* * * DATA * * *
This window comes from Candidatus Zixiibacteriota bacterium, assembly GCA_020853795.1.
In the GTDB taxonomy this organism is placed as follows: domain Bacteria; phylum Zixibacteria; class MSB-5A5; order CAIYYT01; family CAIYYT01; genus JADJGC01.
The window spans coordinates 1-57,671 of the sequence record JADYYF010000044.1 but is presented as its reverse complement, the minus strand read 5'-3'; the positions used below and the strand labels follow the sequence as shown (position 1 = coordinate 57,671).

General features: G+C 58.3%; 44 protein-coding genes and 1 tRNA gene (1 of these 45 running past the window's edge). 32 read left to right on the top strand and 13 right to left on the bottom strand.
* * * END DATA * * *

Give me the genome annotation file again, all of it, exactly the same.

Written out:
This window comes from Candidatus Zixiibacteriota bacterium, assembly GCA_020853795.1.
In the GTDB taxonomy this organism is placed as follows: domain Bacteria; phylum Zixibacteria; class MSB-5A5; order CAIYYT01; family CAIYYT01; genus JADJGC01.
The window spans coordinates 1-57,671 of the sequence record JADYYF010000044.1 but is presented as its reverse complement, the minus strand read 5'-3'; the positions used below and the strand labels follow the sequence as shown (position 1 = coordinate 57,671).

General features: G+C 58.3%; 44 protein-coding genes and 1 tRNA gene (1 of these 45 running past the window's edge). 32 read left to right on the top strand and 13 right to left on the bottom strand.